Tuesday, 09 May 2023
Written by Sheila D. Barker
The Gilbert Theater has been a cultural fixture of Fayetteville since its humble beginnings. In 1994 Lynn Pryer founded the Gilbert Theater in the basement of his home. Eventually, it settled into its current location on the second floor of Fascinate-U Children’s Museum on Green Street, in the heart of historic downtown Fayetteville where it continues to captivate audiences.
After three decades of producing numerous plays and musicals, the theater is proud to announce its 30th Season.
When asked what he attributed Gilbert’s staying power to, Lawrence Carlisle III, Artistic Director of the Gilbert Theater, commented with “Tenacity. Creative honesty. Love. These are a couple of the reasons for the Gilbert’s staying power. I took over three months before the pandemic started and decided then that this would not be the thing that brought down the theater. That tenacity in the face of so much uncertainty is a testament to the Gilbert’s strength as an arts entity in this town.”
The Gilbert Theater’s 30th season is set to be an exciting one, with four productions from the past being revisited and one brand new play being performed on the Gilbert stage for the first time.
The four classic productions will include “The Rocky Horror Show,” “A Christmas Carol,” “In the Blood” and “Assassins.”
Alongside these classics, the theater will be showcasing a brand new work, “Ivories,” from up-and-coming playwright Riley Elton McCarthy.
Whether you’re a long-time fan or a newcomer, the 30th season of the Gilbert Theater is sure to be one to remember!
“For the 30th I wanted to reproduce four shows from our past, and I didn’t really have any specific criteria beyond that,” said Carlisle. “I tried to pick things with wide appeal, and name recognition. I wanted to choose pieces that, hopefully, the audience would remember the Gilbert’s previous production of and that they would be excited to come back and experience it again.”
Here is the 2023-2024 30th Season line-up:
“The Rocky Horror Show” (Oct. 6 to 22) is a cult classic for sure and the perfect show for the October slot. “The Rocky Horror Show” is a must-see! This musical pays homage to classic sci-fi and horror B movies and takes the audiences on a journey with newly-engaged couple Janet and Brad, seeking shelter from the rain. What they find is a world of madness and chaos led by the eccentric Dr. Frank-N-Furter. Don’t miss the chance to dress up and “participate” in this cultural phenomenon.
“A Christmas Carol” (November 24 to Dec. 17), an adaptation from Charles Dickens’ most beloved story, “The Christmas Carol,” is a holiday favorite. Ebenezer Scrooge, with the help of three spirits, is compelled to acknowledge his mistakes and reevaluate his outlook on life. By Christmas morning, Scrooge is filled with gratitude and ready to spend the day with those he holds dear. Let this uplifting classic help you celebrate the joy of family around the holidays.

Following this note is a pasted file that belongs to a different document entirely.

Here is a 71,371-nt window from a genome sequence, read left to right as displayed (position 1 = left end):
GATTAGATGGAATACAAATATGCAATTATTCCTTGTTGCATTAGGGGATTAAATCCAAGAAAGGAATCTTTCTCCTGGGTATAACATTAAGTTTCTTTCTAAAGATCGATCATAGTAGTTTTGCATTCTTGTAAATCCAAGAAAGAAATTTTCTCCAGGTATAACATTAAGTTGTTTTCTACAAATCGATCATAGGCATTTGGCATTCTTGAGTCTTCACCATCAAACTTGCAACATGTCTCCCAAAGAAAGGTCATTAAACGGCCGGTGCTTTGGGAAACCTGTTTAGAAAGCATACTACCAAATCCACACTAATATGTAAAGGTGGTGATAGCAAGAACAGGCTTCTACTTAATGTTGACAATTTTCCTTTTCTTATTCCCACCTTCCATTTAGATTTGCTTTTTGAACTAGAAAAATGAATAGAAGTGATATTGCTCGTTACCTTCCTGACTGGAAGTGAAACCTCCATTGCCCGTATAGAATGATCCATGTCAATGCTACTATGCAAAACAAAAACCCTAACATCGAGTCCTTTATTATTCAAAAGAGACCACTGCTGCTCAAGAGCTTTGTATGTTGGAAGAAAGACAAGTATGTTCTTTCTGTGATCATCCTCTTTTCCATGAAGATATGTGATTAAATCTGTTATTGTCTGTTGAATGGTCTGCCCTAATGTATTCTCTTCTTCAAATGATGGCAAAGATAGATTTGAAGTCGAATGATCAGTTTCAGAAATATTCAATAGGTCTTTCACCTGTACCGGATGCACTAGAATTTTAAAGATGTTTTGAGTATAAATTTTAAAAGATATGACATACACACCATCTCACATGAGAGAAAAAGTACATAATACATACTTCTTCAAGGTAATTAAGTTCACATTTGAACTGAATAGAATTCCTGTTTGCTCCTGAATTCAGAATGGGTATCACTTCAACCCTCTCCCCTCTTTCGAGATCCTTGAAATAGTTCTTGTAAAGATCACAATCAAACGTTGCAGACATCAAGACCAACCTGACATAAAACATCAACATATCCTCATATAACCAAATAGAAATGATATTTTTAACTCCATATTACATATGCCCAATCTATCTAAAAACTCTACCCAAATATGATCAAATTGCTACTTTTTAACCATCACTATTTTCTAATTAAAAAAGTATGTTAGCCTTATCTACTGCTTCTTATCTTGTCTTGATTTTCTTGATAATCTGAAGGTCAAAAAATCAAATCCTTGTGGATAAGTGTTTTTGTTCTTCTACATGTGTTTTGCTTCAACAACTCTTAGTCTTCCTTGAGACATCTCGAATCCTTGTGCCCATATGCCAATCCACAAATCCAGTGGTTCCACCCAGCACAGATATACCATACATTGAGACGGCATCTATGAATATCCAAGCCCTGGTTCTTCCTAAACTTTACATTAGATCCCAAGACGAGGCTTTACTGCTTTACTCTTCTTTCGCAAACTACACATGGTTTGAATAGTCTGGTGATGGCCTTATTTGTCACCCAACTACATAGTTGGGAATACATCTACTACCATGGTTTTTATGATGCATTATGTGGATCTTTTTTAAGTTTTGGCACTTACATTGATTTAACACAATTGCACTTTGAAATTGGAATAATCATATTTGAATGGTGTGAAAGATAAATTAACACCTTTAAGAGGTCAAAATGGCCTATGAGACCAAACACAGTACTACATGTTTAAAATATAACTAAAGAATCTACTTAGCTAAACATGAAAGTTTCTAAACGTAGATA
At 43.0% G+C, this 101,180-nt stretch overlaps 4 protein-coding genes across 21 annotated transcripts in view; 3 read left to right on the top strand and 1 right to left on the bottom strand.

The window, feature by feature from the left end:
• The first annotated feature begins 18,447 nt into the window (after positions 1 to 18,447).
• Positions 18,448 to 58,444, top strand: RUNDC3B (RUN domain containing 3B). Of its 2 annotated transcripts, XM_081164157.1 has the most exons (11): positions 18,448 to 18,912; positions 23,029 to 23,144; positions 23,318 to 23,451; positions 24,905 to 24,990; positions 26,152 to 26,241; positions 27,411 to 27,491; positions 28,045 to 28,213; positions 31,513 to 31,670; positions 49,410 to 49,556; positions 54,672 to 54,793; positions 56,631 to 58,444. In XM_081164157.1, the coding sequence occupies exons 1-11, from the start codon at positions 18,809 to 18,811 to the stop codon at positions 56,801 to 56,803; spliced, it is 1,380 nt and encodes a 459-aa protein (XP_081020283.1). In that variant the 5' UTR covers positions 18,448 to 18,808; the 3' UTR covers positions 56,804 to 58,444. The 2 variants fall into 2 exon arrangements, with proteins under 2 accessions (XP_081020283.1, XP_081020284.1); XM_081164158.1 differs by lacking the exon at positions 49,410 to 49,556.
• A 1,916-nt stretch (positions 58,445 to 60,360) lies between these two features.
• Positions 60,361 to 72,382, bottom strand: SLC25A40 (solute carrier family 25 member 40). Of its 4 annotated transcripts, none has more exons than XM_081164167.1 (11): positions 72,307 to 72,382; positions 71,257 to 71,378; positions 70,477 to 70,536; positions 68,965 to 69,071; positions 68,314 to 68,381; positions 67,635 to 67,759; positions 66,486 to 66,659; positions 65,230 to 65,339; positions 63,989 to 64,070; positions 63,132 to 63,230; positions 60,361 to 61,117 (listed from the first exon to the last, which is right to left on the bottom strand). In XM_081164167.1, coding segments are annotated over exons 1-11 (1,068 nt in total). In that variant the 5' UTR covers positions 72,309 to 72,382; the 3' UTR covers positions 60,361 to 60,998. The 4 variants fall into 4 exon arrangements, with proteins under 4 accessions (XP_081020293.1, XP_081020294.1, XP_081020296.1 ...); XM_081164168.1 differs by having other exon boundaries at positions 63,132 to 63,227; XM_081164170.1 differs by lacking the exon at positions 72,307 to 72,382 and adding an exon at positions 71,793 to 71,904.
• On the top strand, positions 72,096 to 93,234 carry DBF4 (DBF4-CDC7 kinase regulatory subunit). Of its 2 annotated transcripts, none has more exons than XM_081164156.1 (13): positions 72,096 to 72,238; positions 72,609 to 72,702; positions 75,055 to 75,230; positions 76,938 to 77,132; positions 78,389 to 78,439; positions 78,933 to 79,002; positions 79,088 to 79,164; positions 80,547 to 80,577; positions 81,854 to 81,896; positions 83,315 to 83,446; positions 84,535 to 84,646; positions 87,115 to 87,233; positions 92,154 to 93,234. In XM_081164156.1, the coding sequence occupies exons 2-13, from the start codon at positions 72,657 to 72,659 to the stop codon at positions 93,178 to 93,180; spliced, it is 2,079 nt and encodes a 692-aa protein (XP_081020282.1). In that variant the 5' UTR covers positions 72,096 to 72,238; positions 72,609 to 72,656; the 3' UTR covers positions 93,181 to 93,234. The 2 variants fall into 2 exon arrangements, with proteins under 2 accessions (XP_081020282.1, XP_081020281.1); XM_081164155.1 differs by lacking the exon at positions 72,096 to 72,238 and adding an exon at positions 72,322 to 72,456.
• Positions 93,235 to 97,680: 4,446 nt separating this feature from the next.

“In the Blood” (Feb. 2 to 18, 2024) is inspired by Nathaniel Hawthorne’s classic novel, “The Scarlet Letter.” “In the Blood” is a modern-day narrative of a woman seeking to improve her children’s lives while being condemned by her peers. Drawing on many of the same motifs as Hawthorne’s book, such as sexuality, social guilt, and a female’s endeavor to outrun her past, “In the Blood” additionally deals with motherhood, race and poverty. Written by Pulitzer Prize-winning playwright Suzan-Lori Parks, the production of “In the Blood” will most likely trigger many powerful dialogues well after the curtain falls.
“Assassins” (March 8 to 24, 2024) is a Tony-winning musical written by Stephen Sondheim and John Weidman. It will captivate its audience with its exploration of the lives of nine individuals who attempted to, or succeeded in, assassinating one of the Presidents of the United States. Captivating and haunting, “Assassins” is considered the most controversial musical to ever exist. Expect to be shocked and enthralled in equal measure with original, daring and humorous content.
“Ivories” (April 26 to May 12, 2024) follows Sloane, a playwright, who has gone back to her hometown with her spouse to look after her grandma, who appears to be inflicted with dementia. The longer she stays, and with each passing day, more of her childhood trauma and mysteries begin to surface. Is there something far more diabolical lurking underneath?
So, looking ahead to the next 30 years, what can we expect to come? Carlisle and the staff at the Gilbert Theater hope to see the theater become an outlet for those looking to express their creativity and take risks.
“I hope the Gilbert will continue to be a safe space for the more off-beat shows,” said Carlisle. “I hope the Gilbert remains a relaxed atmosphere, conducive to collaborations. And lastly, I hope the Gilbert inspires people to go after their dreams, fight the good fight, and realize that their creative expression matters.”
We all look forward to more quality productions from the Gilbert Theater for the next 30 years. We celebrate the theater’s dedication to keeping theater in downtown Fayetteville alive and thriving.
The Gilbert Theater is located at 116 Green Street in Fayetteville.
For more information or to purchase tickets, visit www.gilberttheater.com.
All photos by Jonathan Hornby.
Tuesday, 09 May 2023
Written by Ashley Shirley